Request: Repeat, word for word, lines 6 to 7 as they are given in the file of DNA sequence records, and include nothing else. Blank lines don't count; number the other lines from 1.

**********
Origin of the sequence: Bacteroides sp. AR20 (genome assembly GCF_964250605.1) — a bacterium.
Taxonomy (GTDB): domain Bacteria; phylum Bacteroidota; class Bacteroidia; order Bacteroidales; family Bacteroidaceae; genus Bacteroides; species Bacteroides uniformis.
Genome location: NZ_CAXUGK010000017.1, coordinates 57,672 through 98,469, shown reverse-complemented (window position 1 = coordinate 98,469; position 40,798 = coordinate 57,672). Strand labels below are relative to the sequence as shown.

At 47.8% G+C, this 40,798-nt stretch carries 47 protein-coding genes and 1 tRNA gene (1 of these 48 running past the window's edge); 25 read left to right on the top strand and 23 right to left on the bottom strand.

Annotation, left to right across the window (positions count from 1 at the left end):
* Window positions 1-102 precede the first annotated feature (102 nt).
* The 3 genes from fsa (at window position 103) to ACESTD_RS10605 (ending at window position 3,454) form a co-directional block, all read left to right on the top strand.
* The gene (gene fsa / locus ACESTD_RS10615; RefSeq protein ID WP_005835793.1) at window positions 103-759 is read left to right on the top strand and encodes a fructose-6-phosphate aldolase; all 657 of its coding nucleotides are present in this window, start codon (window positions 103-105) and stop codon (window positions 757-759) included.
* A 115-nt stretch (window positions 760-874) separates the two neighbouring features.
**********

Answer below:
* Window positions 1-102 precede the first annotated feature (102 nt).
* The 3 genes from fsa (at window position 103) to ACESTD_RS10605 (ending at window position 3,454) form a co-directional block, all read left to right on the top strand.